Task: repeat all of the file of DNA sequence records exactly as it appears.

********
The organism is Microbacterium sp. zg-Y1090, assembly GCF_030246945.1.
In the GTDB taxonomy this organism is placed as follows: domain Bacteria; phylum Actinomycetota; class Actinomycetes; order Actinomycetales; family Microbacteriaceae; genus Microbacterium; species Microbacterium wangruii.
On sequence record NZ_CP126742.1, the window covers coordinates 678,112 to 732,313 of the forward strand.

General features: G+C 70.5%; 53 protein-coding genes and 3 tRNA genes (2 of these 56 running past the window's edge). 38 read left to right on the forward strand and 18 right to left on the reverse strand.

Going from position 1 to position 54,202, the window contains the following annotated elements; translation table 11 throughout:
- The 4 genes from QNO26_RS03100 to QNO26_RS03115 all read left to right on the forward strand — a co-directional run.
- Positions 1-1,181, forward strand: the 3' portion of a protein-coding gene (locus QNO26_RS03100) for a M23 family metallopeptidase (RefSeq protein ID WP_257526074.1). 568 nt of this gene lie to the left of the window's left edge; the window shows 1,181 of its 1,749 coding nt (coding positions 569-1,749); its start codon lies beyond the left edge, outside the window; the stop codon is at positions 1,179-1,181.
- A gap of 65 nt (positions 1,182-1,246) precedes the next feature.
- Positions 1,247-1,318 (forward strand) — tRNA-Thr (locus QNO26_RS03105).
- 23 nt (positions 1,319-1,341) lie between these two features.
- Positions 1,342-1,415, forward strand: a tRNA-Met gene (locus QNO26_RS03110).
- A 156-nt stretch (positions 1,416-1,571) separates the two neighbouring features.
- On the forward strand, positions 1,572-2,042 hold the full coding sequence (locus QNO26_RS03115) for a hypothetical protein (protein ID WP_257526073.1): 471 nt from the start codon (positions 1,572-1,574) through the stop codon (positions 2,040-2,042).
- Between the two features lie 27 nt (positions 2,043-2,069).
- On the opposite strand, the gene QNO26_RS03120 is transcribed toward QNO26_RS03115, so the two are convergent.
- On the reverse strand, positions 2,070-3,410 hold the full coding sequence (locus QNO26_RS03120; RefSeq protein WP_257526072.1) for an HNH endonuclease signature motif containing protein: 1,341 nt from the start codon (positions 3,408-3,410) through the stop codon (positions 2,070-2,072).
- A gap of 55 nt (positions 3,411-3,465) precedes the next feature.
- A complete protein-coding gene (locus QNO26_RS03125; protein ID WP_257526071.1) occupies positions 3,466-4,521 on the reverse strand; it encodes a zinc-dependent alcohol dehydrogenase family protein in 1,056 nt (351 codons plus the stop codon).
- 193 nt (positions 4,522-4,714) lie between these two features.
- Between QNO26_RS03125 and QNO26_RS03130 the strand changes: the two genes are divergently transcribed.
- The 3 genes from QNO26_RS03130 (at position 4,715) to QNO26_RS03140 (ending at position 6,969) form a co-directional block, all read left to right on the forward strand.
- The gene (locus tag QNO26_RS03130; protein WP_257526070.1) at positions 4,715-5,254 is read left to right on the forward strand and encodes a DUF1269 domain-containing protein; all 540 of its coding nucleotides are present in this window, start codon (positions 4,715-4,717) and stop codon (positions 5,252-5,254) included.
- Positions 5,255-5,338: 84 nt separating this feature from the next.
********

The organism is Microbacterium sp. zg-Y1090, assembly GCF_030246945.1.
In the GTDB taxonomy this organism is placed as follows: domain Bacteria; phylum Actinomycetota; class Actinomycetes; order Actinomycetales; family Microbacteriaceae; genus Microbacterium; species Microbacterium wangruii.
On sequence record NZ_CP126742.1, the window covers coordinates 678,112 to 732,313 of the forward strand.

General features: G+C 70.5%; 53 protein-coding genes and 3 tRNA genes (2 of these 56 running past the window's edge). 38 read left to right on the forward strand and 18 right to left on the reverse strand.

Going from position 1 to position 54,202, the window contains the following annotated elements; translation table 11 throughout:
- The 4 genes from QNO26_RS03100 to QNO26_RS03115 all read left to right on the forward strand — a co-directional run.
- Positions 1-1,181, forward strand: the 3' portion of a protein-coding gene (locus QNO26_RS03100) for a M23 family metallopeptidase (RefSeq protein ID WP_257526074.1). 568 nt of this gene lie to the left of the window's left edge; the window shows 1,181 of its 1,749 coding nt (coding positions 569-1,749); its start codon lies beyond the left edge, outside the window; the stop codon is at positions 1,179-1,181.
- A gap of 65 nt (positions 1,182-1,246) precedes the next feature.
- Positions 1,247-1,318 (forward strand) — tRNA-Thr (locus QNO26_RS03105).
- 23 nt (positions 1,319-1,341) lie between these two features.
- Positions 1,342-1,415, forward strand: a tRNA-Met gene (locus QNO26_RS03110).
- A 156-nt stretch (positions 1,416-1,571) separates the two neighbouring features.
- On the forward strand, positions 1,572-2,042 hold the full coding sequence (locus QNO26_RS03115) for a hypothetical protein (protein ID WP_257526073.1): 471 nt from the start codon (positions 1,572-1,574) through the stop codon (positions 2,040-2,042).
- Between the two features lie 27 nt (positions 2,043-2,069).
- On the opposite strand, the gene QNO26_RS03120 is transcribed toward QNO26_RS03115, so the two are convergent.
- On the reverse strand, positions 2,070-3,410 hold the full coding sequence (locus QNO26_RS03120; RefSeq protein WP_257526072.1) for an HNH endonuclease signature motif containing protein: 1,341 nt from the start codon (positions 3,408-3,410) through the stop codon (positions 2,070-2,072).
- A gap of 55 nt (positions 3,411-3,465) precedes the next feature.
- A complete protein-coding gene (locus QNO26_RS03125; protein ID WP_257526071.1) occupies positions 3,466-4,521 on the reverse strand; it encodes a zinc-dependent alcohol dehydrogenase family protein in 1,056 nt (351 codons plus the stop codon).
- 193 nt (positions 4,522-4,714) lie between these two features.
- Between QNO26_RS03125 and QNO26_RS03130 the strand changes: the two genes are divergently transcribed.
- The 3 genes from QNO26_RS03130 (at position 4,715) to QNO26_RS03140 (ending at position 6,969) form a co-directional block, all read left to right on the forward strand.
- The gene (locus tag QNO26_RS03130; protein WP_257526070.1) at positions 4,715-5,254 is read left to right on the forward strand and encodes a DUF1269 domain-containing protein; all 540 of its coding nucleotides are present in this window, start codon (positions 4,715-4,717) and stop codon (positions 5,252-5,254) included.
- Positions 5,255-5,338: 84 nt separating this feature from the next.